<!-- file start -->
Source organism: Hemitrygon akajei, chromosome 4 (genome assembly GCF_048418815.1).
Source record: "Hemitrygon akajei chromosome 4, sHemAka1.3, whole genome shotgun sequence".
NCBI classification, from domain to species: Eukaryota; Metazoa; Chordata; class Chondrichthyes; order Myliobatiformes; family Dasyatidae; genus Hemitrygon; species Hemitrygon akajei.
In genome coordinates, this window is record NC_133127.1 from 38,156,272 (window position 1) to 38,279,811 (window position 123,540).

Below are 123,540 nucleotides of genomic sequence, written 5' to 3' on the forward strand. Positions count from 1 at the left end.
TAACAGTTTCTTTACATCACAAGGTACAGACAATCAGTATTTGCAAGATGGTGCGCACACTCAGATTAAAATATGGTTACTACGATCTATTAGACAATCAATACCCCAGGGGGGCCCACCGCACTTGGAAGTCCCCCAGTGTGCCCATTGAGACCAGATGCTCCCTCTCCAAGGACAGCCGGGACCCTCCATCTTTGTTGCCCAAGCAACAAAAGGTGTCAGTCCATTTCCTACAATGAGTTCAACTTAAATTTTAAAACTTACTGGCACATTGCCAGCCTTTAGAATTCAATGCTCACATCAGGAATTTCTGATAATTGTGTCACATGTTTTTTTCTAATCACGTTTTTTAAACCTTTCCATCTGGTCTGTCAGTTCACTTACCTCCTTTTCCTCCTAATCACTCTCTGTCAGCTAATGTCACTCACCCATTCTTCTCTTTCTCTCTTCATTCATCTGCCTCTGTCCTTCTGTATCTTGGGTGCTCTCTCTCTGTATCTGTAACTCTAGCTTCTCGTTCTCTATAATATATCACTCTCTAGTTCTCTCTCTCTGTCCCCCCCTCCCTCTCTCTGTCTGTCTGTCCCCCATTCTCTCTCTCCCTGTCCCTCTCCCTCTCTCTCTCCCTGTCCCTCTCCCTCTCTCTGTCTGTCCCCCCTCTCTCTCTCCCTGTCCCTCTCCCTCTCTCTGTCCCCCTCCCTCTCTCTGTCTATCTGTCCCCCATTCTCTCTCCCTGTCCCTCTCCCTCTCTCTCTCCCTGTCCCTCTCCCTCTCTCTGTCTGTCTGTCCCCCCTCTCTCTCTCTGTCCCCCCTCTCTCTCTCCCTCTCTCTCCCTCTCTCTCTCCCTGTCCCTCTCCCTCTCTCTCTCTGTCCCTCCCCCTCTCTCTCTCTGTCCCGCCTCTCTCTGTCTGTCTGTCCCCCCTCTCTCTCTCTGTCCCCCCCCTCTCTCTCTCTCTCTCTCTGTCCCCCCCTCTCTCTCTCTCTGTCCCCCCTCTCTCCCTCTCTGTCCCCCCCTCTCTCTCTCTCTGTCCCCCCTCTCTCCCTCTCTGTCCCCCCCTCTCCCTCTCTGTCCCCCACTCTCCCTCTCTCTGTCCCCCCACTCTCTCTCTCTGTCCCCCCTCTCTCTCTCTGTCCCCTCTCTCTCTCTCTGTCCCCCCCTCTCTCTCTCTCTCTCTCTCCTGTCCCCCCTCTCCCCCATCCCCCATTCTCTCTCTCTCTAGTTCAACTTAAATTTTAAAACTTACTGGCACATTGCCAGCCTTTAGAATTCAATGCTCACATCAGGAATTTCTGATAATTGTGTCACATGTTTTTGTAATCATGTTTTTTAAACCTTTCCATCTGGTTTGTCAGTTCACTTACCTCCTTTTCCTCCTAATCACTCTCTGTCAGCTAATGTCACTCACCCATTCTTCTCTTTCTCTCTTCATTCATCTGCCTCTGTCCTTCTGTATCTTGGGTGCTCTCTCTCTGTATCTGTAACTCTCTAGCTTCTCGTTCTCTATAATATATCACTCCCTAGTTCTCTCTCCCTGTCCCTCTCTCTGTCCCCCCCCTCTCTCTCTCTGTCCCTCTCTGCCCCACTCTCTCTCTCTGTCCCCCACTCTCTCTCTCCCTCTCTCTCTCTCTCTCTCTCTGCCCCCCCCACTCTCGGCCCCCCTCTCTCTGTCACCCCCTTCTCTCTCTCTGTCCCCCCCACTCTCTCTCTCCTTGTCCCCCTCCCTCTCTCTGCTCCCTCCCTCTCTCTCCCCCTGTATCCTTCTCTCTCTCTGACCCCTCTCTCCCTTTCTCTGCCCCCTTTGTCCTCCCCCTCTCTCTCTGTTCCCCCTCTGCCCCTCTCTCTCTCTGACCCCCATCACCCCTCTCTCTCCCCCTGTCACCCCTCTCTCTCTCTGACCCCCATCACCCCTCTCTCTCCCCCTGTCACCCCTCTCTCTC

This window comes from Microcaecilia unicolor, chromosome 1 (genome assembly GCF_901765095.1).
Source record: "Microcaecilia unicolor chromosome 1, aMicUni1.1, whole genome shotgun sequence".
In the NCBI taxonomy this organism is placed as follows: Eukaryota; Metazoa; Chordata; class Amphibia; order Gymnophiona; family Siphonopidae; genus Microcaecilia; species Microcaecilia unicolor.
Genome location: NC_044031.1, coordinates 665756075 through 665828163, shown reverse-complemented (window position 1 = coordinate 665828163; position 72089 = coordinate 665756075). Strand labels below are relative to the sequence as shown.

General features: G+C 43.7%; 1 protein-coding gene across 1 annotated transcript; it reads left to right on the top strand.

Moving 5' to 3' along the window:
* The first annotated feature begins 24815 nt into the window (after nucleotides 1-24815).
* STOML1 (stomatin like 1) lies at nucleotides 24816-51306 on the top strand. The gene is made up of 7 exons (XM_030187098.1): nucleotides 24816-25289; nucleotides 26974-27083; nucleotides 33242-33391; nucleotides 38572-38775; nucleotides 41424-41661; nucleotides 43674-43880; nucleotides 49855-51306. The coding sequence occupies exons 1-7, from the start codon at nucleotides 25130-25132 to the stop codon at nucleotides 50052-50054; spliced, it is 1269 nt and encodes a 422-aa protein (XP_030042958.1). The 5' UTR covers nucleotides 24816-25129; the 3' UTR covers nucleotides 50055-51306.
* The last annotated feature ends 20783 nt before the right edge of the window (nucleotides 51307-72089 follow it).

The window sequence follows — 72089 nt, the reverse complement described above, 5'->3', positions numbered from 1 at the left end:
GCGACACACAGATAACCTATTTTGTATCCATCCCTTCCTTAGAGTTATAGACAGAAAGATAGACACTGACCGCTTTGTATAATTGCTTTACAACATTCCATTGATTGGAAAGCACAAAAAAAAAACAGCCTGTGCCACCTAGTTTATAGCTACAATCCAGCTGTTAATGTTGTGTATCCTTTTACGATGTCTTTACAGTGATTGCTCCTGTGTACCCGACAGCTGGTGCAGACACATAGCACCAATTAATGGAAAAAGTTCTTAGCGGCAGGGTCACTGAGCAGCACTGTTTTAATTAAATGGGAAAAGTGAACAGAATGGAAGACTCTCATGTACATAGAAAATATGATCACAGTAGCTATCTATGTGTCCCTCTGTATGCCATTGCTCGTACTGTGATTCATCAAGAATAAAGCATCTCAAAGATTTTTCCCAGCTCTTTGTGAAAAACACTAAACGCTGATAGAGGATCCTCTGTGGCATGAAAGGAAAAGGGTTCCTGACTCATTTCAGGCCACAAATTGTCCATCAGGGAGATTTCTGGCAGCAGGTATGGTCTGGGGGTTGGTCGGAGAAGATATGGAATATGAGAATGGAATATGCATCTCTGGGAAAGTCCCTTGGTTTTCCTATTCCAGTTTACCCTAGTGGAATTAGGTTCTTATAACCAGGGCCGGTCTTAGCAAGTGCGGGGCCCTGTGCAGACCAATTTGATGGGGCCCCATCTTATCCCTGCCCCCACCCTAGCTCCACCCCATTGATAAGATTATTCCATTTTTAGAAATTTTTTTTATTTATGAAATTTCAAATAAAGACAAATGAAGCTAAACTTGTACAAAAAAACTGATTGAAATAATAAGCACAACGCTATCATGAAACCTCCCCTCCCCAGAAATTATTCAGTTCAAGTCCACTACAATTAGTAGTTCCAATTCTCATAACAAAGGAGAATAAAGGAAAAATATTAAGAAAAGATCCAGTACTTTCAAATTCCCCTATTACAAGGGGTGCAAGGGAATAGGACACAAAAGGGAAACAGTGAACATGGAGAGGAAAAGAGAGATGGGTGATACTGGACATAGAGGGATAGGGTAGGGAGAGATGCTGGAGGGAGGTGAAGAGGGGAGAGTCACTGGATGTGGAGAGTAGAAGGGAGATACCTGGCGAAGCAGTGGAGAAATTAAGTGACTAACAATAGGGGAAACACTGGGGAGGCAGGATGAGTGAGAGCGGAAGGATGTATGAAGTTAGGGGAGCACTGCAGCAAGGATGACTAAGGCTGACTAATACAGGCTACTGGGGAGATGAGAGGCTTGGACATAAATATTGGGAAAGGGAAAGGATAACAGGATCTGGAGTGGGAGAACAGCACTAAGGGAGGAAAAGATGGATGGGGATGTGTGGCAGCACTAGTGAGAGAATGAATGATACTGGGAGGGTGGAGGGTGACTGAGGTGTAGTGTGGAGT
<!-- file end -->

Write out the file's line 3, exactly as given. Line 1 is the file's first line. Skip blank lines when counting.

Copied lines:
NCBI classification, from domain to species: Eukaryota; Metazoa; Chordata; class Chondrichthyes; order Myliobatiformes; family Dasyatidae; genus Hemitrygon; species Hemitrygon akajei.